The future

In 2005, Longbush Reserve was recognised as a Priority 1 RAP (recommended area for protection) by the Department of Conservation.

The Longbush Ecosanctuary has many advantages for long-term ecological restoration. The riverside bush and the hill area are protected by QEII covenants, with several other large QEII covenanted blocks across the western ridge, making this a viable habitat for many species.

The corridors for wildlife are already in place, with good seed stocks and established populations of many species of native birds in the Longbush Ecosanctuary and the PMA across the river. Three creeks run from the ridgelines across the flats to the Waimata River, providing a variety of habitats.

The Longbush Ecosanctuary is also close to Gisborne City, and is thus an ideal site for educational purposes. Steve Sawyer of Ecoworks, an acknowledged expert in the protection and restoration of endangered species, including petrels, geckos and kiwi, is responsible for the planning and execution of the project.

The Longbush Ecological Trust, which is responsible for the restoration of both Longbush Reserve and the Longbush Ecosanctuary, has been set up to manage and restore the covenanted areas. It is the owners’ intention that once the Trust’s long-term viability is secured, the covenanted areas will pass into the Trust’s ownership. A Management Plan has been produced outlining future opportunities for the conservation of Longbush Reserve and the Longbush Ecosanctuary.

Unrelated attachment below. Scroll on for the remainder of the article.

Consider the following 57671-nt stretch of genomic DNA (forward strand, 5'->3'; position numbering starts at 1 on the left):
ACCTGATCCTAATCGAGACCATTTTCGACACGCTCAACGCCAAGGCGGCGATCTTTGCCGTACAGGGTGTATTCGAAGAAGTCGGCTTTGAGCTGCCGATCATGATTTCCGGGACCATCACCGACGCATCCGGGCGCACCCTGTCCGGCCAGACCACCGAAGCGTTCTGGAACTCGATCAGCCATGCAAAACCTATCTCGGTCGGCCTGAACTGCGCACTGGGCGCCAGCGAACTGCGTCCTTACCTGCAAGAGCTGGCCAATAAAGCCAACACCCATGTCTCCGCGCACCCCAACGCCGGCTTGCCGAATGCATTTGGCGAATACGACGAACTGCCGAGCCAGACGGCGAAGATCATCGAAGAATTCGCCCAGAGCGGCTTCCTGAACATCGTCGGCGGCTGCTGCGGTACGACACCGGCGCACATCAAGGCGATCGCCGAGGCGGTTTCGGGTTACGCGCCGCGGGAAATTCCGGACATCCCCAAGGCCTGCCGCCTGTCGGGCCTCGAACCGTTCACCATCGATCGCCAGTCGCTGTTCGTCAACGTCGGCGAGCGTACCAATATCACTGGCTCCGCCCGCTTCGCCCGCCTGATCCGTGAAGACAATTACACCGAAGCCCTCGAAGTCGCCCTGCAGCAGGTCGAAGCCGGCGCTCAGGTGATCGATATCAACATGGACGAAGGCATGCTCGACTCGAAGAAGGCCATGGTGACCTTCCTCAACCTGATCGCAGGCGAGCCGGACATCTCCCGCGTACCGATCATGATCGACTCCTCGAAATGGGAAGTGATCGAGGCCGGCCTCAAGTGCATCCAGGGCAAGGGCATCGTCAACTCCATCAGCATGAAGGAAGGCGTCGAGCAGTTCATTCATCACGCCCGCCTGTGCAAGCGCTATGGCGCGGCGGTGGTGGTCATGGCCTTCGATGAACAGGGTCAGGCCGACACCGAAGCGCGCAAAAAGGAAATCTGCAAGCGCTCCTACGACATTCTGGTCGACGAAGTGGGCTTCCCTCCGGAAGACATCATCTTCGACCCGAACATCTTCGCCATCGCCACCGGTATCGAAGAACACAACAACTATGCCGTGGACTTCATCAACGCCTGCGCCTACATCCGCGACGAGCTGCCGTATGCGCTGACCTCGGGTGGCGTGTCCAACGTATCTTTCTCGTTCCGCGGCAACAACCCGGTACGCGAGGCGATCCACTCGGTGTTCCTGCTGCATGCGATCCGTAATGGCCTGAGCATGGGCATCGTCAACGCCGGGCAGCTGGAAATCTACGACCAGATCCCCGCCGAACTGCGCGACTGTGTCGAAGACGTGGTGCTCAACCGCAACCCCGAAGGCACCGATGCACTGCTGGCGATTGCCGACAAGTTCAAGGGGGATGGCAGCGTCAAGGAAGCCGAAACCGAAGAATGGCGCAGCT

Medium-term initiatives include Make Longbush Longer, a community project to restore bush to the banks of the Waimata River; and Friends of the Waimata, a community network which aims to return the waters feeding the Waimata to their original state, with clear, slow-flowing streams and ponds, full of life and indigenous freshwater species.

A five year plan for Longbush Ecosanctuary
A five year plan for the Ecosanctuary until 2019, the 250th anniversary of the first meetings between Maori and Europeans at the mouth of the Waimata River.

 
   
East coast kaka beak Black Orchid
Hooded green orchid East coast broom
Black Robin Whitehead